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Thursday, September 13, 2007

Hand Knit hose (work in progress)

So, my wife is a knitter of many years, and though she has some experience making socks (including a nice pair made from wool we purchased on our honeymoon in Scotland that I love wearing during the winter), she has never made a pair of kilt hose. Until now!

She has several books she is referencing, including Designs for Knitting Kilt Hose & Knickerbocker Stockings, by Veronica Gainford (originally published in 1978, reprinted 2006); Knitting Scottish Kilt Hose & Hiking Socks, by Joanne Gibson Hinmon (2000); and Cables Untangled: An Explanation of Cable Knitting, by Melissa Leapman. This last book is not a kilt hose book, but it has lots of great cable patterns that can be incorporated easily into hose.

She recently completed her first pair for me, in a beautiful shade of loden green, with a cable knit pattern from the aformentioned book. I love them and think they are great -- however, they are her first attempt and she sees every flaw, so out of charity to her I won't post the pictures. The pair she is working on now are from the Gainford book, and are in a design called "small shepherd's check." (There is also a pattern for a large shepherd's check, which would essentially be the diced hose we are all familiar with -- maybe my next pair!).

For this pair I selected a nice off white color called "natural heather" and a brown called "mink brown." I think the combination is very earthy and will go well with many of my kilts. As a proud husband, I thought I'd show a photo of her work in progress, along with a quote from the Dowager Lady Gainford.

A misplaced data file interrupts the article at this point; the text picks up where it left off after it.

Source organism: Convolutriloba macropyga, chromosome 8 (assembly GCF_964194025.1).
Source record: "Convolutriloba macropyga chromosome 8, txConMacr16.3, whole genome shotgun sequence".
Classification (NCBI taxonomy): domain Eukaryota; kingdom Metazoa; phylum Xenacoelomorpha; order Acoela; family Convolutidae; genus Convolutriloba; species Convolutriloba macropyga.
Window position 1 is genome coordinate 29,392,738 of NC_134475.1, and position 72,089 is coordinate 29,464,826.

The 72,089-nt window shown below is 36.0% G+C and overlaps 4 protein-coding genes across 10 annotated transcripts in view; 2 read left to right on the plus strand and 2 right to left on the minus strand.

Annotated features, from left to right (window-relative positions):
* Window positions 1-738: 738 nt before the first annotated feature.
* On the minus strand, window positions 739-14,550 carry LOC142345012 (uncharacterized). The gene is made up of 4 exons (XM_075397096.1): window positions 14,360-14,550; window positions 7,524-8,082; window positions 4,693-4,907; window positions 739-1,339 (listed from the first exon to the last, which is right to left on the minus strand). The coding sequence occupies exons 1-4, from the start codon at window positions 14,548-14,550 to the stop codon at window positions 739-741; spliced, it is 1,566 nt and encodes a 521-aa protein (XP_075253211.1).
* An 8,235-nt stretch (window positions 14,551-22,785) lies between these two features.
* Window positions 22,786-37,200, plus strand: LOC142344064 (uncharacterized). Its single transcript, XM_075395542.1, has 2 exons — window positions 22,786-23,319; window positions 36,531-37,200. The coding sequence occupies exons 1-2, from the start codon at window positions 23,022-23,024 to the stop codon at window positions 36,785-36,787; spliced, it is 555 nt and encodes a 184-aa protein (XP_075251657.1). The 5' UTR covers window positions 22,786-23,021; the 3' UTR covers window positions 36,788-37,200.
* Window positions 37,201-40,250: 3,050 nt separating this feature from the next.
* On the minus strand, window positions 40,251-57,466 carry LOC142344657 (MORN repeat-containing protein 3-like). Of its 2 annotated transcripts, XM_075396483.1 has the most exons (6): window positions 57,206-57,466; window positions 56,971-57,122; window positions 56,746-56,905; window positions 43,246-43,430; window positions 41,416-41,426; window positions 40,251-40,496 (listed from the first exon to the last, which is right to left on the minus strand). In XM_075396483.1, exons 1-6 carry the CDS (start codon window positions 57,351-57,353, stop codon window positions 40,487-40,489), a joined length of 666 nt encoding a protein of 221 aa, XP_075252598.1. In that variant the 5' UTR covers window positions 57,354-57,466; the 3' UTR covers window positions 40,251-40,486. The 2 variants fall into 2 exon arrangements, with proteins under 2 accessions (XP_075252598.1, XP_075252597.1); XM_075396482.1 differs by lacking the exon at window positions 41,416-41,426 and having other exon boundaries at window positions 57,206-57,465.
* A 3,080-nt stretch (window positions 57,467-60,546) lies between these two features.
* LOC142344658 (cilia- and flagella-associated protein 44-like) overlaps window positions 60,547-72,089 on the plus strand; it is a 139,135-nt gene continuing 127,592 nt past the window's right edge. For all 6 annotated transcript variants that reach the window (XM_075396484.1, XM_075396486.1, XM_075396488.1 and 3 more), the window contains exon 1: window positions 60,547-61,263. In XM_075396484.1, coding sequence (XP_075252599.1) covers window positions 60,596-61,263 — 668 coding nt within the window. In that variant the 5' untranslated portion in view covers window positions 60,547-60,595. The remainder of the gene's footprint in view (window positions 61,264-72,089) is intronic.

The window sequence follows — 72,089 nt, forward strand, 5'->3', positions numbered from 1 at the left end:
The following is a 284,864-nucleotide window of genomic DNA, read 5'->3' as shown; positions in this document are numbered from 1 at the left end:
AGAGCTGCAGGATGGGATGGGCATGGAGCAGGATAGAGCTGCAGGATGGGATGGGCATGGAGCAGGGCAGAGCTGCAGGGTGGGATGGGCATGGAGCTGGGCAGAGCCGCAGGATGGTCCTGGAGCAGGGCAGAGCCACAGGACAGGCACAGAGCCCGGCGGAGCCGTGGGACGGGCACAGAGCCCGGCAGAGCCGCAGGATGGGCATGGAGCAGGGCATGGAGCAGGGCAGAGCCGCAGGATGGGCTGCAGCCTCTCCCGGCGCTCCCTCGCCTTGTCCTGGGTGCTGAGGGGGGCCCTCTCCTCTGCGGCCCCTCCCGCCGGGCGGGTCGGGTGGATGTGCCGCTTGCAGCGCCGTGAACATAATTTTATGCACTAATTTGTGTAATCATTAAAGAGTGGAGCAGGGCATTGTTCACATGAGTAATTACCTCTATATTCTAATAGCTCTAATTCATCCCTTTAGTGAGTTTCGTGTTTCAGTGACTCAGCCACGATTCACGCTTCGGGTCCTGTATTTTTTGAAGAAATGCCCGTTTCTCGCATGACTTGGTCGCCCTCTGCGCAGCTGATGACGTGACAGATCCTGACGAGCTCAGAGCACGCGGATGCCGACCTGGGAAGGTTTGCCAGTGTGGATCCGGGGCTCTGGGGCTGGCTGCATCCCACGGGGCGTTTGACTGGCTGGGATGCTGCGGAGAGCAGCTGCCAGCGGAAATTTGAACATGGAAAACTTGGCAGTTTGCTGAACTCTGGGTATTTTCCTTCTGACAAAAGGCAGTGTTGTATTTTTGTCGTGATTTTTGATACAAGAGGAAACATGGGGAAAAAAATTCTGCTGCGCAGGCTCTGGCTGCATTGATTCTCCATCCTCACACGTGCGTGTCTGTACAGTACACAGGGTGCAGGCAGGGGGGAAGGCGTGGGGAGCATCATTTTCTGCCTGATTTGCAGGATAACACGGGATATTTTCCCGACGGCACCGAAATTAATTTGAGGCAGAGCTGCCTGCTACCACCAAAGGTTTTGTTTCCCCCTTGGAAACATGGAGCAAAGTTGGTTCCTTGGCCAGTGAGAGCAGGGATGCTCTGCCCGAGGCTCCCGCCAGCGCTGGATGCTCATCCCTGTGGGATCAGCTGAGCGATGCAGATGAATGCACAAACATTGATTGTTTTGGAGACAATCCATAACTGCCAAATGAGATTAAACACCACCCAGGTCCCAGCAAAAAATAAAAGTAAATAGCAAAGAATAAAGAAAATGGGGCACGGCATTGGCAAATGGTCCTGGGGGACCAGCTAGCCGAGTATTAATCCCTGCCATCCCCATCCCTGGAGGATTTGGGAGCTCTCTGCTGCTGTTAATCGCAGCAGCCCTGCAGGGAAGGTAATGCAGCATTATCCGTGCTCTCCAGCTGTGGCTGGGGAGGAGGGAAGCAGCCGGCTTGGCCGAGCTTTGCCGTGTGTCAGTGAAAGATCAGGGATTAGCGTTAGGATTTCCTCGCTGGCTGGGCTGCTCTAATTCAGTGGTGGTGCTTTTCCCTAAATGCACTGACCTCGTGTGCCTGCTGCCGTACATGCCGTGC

"A certain young man came to stay in Scotland for some shooting and a highland ball. He arrived wearing machine made stockings with plain ribbed tops. So shocking was this to his host's family, that two daughters of the house got to work immediately with wool and needles, and within twenty four hours had made him a pair with good design, so that he could appear properly dressed. Nothing else would have been thought decent or correct. What the young man thought on this occasion is not revealed." -- from her 1978 forward, relating a story told her by one of the knitters whose pattern appeared in the book.
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Anonymous said...

Those look very smart!

You are a lucky man, my compliments to your good lady.


Mel said...

The Gainford book is the one I'm using as guide to making my own, though I'm working out a stitch pattern based on a friend's design. It's a fairly classic reference on the subject.

Anonymous said...

Matthew Newsome,
The ancient Dal Riada of Ireland introduced the kilts to Scotland.

Matthew Newsome, FSA Scot, GTS said...

You are about one thousand years too early, anonymous. See my reply in the "kilt as a pan-celtic garment" post.